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Losing a partner or a spouse is hard. For some, this loss is made even more difficult by the fact that the surviving partner is left unprepared to handle family finances. Many families have one person who handles finances and bill paying and when that person dies, the other person can be left not knowing how to manage these tasks. You can make this transition easier for your loved ones by putting a plan in place to deal with finances and bill pay. Creating a plan that lays out information on things like how to pay bills and how to access financial accounts can help reduce stress for surviving family members.

In setting up a financial plan, ensuring that your partner can access accounts for things like finance and billing is a good place to start. Make sure that any user IDs and passwords for accounts are available. It’s okay to write down your account login information as long as you keep that information in a safe and secure place far from others’ prying eyes. Consider including information to access your cell phone and your email account in this list to make it easier to pay bills and access accounts. You should also consider making any information about frequent flier miles or other points available to your partner.

Help your partner access any accounts by changing or adding your partner as an owner. For bank accounts, you can either add your partner to an account or make them a beneficiary. You can also designate a beneficiary for social security benefits, a 401(k), an IRA, a life insurance policy, or a brokerage account.

Create a list of names of tax preparers, accountants, lawyers, or other financial advisors who your spouse can contact when you die. Make paying bills easier by setting up automatic bill pay and adding your partner’s name to the account. Create a list of all bills that get paid and how each bill is paid. If your partner is nervous about managing bill payments, walk through the payment process with them for different bills. If your partner needs help with budgeting, prepare a sample household budget and share it with them. You can include large expenses in any budget as well, including property tax or insurance expenses, and indicate where the money can come from to pay for these expenses. Including your spouse in these types of financial decisions and actions is a good idea. This can give the other spouse the experience and confidence needed to do things like pay bills and manage finances on their own.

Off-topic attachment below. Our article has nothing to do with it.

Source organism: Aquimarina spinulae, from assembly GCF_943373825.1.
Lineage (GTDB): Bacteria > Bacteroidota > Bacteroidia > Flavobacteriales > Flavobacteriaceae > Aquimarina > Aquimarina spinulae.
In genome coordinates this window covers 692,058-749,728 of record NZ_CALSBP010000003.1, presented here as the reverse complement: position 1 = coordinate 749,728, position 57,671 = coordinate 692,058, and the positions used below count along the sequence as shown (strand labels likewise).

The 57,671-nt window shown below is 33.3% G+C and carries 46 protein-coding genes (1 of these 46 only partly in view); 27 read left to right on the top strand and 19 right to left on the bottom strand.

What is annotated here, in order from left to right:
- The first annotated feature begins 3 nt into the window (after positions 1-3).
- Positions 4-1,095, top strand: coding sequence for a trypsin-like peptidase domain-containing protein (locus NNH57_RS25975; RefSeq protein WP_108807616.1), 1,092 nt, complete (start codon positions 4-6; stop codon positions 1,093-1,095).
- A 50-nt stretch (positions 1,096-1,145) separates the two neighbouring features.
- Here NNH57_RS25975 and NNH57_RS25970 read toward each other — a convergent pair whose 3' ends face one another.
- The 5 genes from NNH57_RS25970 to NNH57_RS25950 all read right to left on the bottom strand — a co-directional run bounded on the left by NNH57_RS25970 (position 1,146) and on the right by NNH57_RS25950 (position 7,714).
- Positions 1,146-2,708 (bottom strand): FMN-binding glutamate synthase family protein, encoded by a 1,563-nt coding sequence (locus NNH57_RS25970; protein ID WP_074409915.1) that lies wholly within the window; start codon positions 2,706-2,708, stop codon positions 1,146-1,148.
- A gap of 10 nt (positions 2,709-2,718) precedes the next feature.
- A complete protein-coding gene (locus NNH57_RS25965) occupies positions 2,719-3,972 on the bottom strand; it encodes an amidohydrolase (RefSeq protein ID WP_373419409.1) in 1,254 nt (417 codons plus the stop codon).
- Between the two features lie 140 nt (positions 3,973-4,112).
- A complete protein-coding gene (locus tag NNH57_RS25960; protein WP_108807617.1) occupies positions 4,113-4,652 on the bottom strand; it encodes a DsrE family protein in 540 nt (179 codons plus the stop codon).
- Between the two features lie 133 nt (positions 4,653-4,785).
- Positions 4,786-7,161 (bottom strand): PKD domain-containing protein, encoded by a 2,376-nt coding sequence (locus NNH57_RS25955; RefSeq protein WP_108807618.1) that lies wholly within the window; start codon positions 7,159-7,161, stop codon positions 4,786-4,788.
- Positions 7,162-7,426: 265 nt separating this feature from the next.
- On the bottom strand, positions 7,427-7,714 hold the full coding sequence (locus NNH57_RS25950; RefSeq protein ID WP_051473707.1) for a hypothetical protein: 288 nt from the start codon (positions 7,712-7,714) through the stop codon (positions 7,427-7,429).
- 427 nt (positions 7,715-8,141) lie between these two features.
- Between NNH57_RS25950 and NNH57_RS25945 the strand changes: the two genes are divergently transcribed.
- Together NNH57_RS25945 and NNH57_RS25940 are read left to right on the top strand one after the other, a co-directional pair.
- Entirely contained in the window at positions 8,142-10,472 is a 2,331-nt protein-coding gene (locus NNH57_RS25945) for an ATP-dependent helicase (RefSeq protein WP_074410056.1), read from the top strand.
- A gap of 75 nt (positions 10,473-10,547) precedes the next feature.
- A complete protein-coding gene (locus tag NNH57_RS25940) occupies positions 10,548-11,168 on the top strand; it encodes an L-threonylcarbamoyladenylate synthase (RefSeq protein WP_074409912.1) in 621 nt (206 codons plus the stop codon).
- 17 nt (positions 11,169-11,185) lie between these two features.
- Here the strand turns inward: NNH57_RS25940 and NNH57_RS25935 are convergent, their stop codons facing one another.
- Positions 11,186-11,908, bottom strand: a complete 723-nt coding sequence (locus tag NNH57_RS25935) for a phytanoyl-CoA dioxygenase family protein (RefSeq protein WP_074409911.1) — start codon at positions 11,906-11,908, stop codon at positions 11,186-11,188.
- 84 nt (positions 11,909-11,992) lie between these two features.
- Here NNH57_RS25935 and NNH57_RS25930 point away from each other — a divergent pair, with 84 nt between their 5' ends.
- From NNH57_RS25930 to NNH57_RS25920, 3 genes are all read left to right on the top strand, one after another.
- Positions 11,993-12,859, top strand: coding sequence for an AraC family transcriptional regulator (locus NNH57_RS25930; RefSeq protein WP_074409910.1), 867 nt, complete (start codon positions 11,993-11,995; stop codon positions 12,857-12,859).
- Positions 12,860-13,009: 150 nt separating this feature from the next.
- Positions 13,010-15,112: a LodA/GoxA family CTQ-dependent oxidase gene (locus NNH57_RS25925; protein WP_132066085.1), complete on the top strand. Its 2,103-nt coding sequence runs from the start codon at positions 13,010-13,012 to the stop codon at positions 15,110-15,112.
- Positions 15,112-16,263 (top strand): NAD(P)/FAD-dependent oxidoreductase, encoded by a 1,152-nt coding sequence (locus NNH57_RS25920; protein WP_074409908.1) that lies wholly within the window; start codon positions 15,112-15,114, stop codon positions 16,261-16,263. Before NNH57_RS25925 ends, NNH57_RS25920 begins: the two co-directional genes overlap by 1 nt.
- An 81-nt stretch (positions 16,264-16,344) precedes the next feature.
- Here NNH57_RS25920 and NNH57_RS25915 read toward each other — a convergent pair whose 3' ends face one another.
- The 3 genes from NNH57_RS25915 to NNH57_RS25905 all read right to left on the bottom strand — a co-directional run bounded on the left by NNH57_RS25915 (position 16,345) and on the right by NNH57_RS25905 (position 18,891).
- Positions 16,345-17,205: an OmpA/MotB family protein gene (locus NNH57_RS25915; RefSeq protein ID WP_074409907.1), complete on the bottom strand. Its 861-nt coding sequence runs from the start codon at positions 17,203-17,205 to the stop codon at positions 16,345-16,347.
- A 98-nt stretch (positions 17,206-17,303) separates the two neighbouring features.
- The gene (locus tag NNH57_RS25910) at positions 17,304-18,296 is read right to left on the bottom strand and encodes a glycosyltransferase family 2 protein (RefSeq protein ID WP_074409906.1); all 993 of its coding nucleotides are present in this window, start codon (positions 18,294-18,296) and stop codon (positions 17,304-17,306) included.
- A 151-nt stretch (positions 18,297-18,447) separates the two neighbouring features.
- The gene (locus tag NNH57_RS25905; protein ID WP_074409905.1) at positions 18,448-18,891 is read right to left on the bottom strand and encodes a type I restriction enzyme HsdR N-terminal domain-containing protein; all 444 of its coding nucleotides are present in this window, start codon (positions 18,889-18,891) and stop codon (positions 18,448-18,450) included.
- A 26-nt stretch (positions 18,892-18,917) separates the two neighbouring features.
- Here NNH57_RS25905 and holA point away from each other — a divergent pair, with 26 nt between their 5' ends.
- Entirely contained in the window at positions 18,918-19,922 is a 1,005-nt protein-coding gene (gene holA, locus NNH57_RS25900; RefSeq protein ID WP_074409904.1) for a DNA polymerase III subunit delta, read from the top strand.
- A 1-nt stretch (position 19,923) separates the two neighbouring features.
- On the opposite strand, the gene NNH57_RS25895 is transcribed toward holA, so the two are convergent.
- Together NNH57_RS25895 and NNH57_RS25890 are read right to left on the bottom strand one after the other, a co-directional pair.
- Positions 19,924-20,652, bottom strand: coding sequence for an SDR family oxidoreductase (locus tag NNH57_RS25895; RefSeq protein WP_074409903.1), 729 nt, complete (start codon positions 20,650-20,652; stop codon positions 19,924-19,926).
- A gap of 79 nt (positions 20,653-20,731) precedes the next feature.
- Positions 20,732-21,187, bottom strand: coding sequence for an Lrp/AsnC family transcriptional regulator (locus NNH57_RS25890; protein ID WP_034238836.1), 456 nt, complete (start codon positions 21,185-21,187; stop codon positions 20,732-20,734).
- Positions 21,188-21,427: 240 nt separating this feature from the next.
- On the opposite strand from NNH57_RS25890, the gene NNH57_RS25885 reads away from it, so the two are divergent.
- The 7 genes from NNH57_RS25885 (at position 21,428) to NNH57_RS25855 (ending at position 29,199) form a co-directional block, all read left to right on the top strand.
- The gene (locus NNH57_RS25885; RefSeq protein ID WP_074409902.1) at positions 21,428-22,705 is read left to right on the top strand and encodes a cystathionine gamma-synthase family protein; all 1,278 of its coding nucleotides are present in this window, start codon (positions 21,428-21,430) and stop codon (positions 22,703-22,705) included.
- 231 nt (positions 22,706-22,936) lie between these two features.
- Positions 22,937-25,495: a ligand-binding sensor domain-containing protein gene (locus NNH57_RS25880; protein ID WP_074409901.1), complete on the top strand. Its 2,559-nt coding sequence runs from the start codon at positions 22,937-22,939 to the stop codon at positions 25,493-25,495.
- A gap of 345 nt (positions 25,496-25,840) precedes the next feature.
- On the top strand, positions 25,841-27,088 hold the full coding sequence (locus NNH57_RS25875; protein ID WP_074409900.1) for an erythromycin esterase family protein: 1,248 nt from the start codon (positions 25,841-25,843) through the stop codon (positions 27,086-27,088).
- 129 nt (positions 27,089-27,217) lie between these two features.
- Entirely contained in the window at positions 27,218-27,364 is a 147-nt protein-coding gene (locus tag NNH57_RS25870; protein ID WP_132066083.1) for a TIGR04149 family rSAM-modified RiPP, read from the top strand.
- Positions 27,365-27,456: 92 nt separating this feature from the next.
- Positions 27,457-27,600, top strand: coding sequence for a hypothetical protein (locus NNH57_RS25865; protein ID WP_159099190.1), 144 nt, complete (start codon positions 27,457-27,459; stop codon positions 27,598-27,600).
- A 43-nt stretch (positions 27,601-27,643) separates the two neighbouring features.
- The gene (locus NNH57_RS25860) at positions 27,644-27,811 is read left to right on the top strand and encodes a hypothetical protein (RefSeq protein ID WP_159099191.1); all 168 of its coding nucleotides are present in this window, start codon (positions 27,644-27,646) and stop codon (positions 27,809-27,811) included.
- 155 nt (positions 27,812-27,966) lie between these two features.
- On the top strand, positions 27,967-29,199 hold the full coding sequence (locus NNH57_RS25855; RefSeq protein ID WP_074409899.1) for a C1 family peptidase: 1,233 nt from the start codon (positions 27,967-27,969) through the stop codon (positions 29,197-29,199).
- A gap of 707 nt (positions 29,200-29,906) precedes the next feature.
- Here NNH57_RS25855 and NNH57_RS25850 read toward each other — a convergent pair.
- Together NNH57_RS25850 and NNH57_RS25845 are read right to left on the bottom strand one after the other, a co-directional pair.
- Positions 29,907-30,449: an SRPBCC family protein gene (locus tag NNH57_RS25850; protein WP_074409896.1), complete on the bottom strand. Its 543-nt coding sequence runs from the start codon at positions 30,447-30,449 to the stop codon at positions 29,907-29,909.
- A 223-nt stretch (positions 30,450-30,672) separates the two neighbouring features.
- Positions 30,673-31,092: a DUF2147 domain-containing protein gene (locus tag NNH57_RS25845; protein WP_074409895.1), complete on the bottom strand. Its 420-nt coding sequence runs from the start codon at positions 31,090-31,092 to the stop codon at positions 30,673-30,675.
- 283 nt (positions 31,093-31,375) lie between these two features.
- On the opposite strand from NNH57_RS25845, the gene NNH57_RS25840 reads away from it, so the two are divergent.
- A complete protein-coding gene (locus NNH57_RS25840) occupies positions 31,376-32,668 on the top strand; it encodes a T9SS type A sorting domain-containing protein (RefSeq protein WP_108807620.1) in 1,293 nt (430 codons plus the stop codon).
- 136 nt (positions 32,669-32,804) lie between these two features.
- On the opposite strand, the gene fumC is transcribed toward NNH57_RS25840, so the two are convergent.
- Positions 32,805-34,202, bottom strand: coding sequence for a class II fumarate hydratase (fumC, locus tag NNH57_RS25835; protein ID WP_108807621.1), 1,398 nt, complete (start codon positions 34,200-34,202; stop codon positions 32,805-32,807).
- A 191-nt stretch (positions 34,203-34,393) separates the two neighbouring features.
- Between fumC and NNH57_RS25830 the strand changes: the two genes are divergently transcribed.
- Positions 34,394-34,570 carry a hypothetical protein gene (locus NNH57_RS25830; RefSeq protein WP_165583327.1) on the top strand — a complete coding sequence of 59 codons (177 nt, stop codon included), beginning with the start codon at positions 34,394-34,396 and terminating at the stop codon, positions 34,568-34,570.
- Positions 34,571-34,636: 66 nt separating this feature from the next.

You should also engage in advance planning. First, figure out what kind of funeral or memorial service you might like to have. Either make advance arrangements for this or share your wishes with your loved one.  Second, you can set up a will or a trust to dispose of your assets when you die. Make sure your spouse knows where they can find any estate planning documents and talk to your estate planning attorney to facilitate access for your spouse. Contra Costa Senior Legal Services offers free wills clinics at locations around Contra Costa County. Call us at (925) 609-7900 to learn more. Please note that our wills clinics have eligibility requirements.

Consider setting up an advance healthcare directive. While these deal mainly with healthcare decisions that must be made while you are still alive, setting up an advance healthcare directive is important because it can help loved ones make tough choices regarding your final healthcare wishes. Setting up an advance healthcare directive can relieve loved ones of the extra stress of having to make decisions regarding your care by laying out your healthcare wishes and by designating an agent to make decisions for you. To help your spouse manage household affairs and finances before you die, you can set up a durable power of attorney. These documents designate someone as your agent and gives that person the power to do things like pay bills and manage finances and property. Contra Costa Senior Legal Services can help you set up a durable power of attorney and an advance healthcare directive for free. Call us at (925) 609-7900 to learn more and set up an appointment without an advance planning specialist.